Newshub can reveal a drug that kills tens of thousands of people in the US each year could now be circulating in New Zealand.
In the past 48 hours, 11 people have been hospitalised in the Wairarapa region after consuming what they thought was cocaine.
Instead testing shows it was the dangerous and deadly opioid - fentanyl.
The reality of America's fentanyl crisis - bodies lying in morgues
It's a deadly wave that's swept the US and seen hundreds of thousands die and left millions addicted.
But it's an epidemic we've mostly escaped - until now.
Late Saturday night police recovered a white powder after 11 people unknown to each other were hospitalised in Wairarapa.
"This is the first time New Zealand has seen powdered fentanyl on our shores so for us, that's highly concerning," said Detective Inspector Blair Macdonald, manager of the National Drug Intelligence Bureau (NDIB).
"I think it's very lucky we have not seen one of those individuals die."
Some of those who took the drug believe they had purchased cocaine. But testing has proved there was not a trace of it and police say it was instead fentanyl.
Officers are urgently working to establish where it came from and how far it's spread.
"If it's widely prevalent that's an incredibly dangerous place for us to be," said Det Insp Macdonald.
"Just one gram of fentanyl, pure fentanyl, can result in up to 20,000 doses of that drug."
Fentanyl is a strong opioid painkiller and useful in a medical sense. But it's lethal and incredibly easy to overdose on. It's up to 50 times stronger than heroin.
"It's been said in a medical journal article that New Zealand is grossly underprepared for a fentanyl outbreak," NZ Drug Foundation executive director Sarah Helm warned.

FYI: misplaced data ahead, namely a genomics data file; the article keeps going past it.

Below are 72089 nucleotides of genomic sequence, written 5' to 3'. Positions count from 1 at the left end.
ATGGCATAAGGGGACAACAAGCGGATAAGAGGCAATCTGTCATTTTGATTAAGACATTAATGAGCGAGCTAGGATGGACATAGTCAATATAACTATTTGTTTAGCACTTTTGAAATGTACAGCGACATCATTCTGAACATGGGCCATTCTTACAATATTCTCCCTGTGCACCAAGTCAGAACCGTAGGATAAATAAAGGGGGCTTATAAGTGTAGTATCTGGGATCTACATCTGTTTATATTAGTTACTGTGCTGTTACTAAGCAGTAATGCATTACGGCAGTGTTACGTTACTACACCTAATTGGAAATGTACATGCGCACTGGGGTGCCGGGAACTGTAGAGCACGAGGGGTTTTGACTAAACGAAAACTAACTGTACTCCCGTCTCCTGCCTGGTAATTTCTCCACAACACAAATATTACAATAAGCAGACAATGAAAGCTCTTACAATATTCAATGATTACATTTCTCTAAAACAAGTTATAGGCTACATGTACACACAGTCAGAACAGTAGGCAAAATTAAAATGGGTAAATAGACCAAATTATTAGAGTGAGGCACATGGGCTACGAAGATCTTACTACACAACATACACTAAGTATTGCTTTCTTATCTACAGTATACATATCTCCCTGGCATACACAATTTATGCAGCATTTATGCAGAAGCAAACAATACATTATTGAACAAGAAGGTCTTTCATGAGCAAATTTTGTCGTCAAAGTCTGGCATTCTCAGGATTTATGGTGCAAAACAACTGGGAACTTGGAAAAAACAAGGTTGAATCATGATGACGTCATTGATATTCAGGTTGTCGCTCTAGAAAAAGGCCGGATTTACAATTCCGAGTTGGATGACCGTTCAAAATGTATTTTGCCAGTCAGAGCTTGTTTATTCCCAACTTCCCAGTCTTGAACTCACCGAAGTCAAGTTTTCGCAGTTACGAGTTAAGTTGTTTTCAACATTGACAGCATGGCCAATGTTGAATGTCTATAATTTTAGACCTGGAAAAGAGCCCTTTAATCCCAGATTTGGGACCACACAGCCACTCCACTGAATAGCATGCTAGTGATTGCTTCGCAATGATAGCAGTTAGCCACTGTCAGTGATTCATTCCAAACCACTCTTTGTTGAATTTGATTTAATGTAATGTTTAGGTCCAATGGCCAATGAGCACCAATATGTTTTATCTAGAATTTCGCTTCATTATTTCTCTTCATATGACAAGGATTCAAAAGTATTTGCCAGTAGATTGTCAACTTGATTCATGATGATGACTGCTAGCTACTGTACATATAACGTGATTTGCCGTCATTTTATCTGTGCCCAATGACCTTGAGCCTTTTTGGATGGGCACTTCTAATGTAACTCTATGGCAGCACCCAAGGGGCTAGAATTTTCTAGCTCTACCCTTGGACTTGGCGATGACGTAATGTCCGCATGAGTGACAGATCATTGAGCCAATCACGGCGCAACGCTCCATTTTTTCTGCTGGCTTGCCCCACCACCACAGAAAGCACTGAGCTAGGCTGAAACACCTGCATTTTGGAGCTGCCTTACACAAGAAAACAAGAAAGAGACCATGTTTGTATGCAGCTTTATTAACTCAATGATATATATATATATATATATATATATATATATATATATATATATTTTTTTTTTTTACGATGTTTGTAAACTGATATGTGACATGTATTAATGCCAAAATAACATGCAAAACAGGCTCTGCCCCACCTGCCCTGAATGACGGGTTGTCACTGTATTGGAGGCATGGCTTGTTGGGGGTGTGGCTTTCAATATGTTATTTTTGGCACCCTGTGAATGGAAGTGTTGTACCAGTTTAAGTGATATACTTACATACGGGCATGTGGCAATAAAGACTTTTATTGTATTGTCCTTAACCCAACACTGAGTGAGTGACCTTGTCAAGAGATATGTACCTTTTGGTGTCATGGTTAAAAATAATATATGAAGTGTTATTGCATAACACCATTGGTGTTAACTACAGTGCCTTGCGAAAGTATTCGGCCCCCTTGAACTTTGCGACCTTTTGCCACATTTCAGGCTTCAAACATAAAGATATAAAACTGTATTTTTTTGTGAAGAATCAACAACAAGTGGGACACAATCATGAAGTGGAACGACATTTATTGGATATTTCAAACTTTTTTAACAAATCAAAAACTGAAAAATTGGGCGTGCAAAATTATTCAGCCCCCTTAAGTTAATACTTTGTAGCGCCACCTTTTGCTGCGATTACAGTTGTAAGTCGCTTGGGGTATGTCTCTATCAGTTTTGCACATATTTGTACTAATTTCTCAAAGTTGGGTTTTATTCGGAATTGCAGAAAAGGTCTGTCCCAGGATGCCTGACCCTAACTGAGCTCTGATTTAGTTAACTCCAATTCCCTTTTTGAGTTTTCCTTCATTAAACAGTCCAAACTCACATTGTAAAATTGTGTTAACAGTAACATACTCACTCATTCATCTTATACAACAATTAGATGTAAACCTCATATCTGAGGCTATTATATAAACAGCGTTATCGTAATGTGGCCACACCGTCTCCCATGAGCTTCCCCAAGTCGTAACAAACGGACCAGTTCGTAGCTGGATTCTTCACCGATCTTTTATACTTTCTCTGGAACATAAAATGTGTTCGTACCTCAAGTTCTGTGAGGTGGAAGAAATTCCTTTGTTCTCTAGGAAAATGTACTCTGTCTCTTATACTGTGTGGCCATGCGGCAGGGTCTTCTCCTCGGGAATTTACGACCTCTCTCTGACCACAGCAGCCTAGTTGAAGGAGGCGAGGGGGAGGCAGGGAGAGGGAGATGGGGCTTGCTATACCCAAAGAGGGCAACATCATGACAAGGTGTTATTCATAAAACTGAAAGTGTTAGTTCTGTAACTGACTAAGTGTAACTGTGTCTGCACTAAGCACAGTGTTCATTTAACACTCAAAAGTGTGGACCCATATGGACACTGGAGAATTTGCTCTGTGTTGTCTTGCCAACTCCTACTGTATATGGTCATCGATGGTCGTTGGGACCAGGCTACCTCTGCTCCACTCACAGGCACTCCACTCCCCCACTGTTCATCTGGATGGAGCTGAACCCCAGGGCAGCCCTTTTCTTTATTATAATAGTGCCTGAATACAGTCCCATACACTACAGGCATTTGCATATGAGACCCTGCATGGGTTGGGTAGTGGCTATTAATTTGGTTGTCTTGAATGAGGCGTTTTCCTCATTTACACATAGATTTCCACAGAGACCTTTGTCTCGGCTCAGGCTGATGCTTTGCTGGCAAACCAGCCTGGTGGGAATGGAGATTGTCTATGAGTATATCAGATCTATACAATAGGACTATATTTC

That's why the New Zealand Drug Foundation is working with Police to share important messaging and encourage people to test their drugs.
But the problem is there's very little access.
"Our drug testing services are nowhere near as resourced as they need to be to be able to have outreach in every community, particularly those who do experience disproportionate harm as a result of substances," said Green Party drug reform spokesperson Chlöe Swarbrick.
The Drug Foundation says it's time to not only increase access but change our drug laws. And a poll released on Sunday found most Kiwis want to see that happen.
It asked whether respondents supported rewriting the Misuse of Drugs Act and putting in place a health-based approach. Sixty-eight percent said yes while 23 percent opposed it.
It also asked whether we should remove penalties for drug use and put in place more support for education and treatment. Sixty-one percent were in support while 34 percent were not.
"That's an acknowledgement that our current approach isn't working, it gets in the way of people seeking help and gets in the way of incidents like we are having right now," Helm said.
Addiction advocates agree.
"It turns good people into criminals and they need something else other than just being locked up," said anti-drug advocate Brendon Warne.
Something Warne knows all too well after battling an addiction to meth.
"I let my family down, I let everyone around me down and this is why today I raise awareness and I'm going to do this until my last breath," Warne said.
A fight that's set to continue especially with a dangerous and deadly drug like fentanyl looming on the horizon.